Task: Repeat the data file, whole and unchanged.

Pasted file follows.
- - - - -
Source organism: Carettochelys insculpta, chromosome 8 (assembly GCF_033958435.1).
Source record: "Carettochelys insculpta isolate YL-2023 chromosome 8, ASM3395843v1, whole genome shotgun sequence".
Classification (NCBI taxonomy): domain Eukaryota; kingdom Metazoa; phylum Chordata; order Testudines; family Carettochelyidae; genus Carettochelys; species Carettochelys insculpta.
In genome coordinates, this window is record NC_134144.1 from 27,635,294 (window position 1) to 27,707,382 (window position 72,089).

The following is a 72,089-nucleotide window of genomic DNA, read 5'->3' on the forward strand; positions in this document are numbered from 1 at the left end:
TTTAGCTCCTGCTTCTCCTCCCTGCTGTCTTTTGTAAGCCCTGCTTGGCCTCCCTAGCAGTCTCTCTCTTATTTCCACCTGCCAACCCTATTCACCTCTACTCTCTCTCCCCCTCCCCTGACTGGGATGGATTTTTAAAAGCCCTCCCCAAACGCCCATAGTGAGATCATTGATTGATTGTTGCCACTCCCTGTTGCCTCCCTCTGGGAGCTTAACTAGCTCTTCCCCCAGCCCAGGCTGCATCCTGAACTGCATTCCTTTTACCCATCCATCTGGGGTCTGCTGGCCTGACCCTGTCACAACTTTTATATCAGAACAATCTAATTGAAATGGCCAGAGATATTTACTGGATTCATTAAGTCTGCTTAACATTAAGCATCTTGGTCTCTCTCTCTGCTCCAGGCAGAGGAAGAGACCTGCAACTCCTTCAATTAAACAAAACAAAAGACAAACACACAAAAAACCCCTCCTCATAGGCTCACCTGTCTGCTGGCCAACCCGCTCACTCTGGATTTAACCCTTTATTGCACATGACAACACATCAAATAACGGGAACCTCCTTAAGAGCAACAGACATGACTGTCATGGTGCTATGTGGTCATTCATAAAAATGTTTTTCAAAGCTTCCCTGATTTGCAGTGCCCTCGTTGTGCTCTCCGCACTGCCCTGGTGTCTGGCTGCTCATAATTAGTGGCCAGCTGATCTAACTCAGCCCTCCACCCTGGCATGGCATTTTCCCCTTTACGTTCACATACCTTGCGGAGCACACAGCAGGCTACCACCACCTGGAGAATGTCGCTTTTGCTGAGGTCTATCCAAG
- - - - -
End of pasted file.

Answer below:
Source organism: Carettochelys insculpta, chromosome 8 (assembly GCF_033958435.1).
Source record: "Carettochelys insculpta isolate YL-2023 chromosome 8, ASM3395843v1, whole genome shotgun sequence".
Classification (NCBI taxonomy): domain Eukaryota; kingdom Metazoa; phylum Chordata; order Testudines; family Carettochelyidae; genus Carettochelys; species Carettochelys insculpta.
In genome coordinates, this window is record NC_134144.1 from 27,635,294 (window position 1) to 27,707,382 (window position 72,089).

The following is a 72,089-nucleotide window of genomic DNA, read 5'->3' on the forward strand; positions in this document are numbered from 1 at the left end:
TTTAGCTCCTGCTTCTCCTCCCTGCTGTCTTTTGTAAGCCCTGCTTGGCCTCCCTAGCAGTCTCTCTCTTATTTCCACCTGCCAACCCTATTCACCTCTACTCTCTCTCCCCCTCCCCTGACTGGGATGGATTTTTAAAAGCCCTCCCCAAACGCCCATAGTGAGATCATTGATTGATTGTTGCCACTCCCTGTTGCCTCCCTCTGGGAGCTTAACTAGCTCTTCCCCCAGCCCAGGCTGCATCCTGAACTGCATTCCTTTTACCCATCCATCTGGGGTCTGCTGGCCTGACCCTGTCACAACTTTTATATCAGAACAATCTAATTGAAATGGCCAGAGATATTTACTGGATTCATTAAGTCTGCTTAACATTAAGCATCTTGGTCTCTCTCTCTGCTCCAGGCAGAGGAAGAGACCTGCAACTCCTTCAATTAAACAAAACAAAAGACAAACACACAAAAAACCCCTCCTCATAGGCTCACCTGTCTGCTGGCCAACCCGCTCACTCTGGATTTAACCCTTTATTGCACATGACAACACATCAAATAACGGGAACCTCCTTAAGAGCAACAGACATGACTGTCATGGTGCTATGTGGTCATTCATAAAAATGTTTTTCAAAGCTTCCCTGATTTGCAGTGCCCTCGTTGTGCTCTCCGCACTGCCCTGGTGTCTGGCTGCTCATAATTAGTGGCCAGCTGATCTAACTCAGCCCTCCACCCTGGCATGGCATTTTCCCCTTTACGTTCACATACCTTGCGGAGCACACAGCAGGCTACCACCACCTGGAGAATGTCGCTTTTGCTGAGGTCTATCCAAG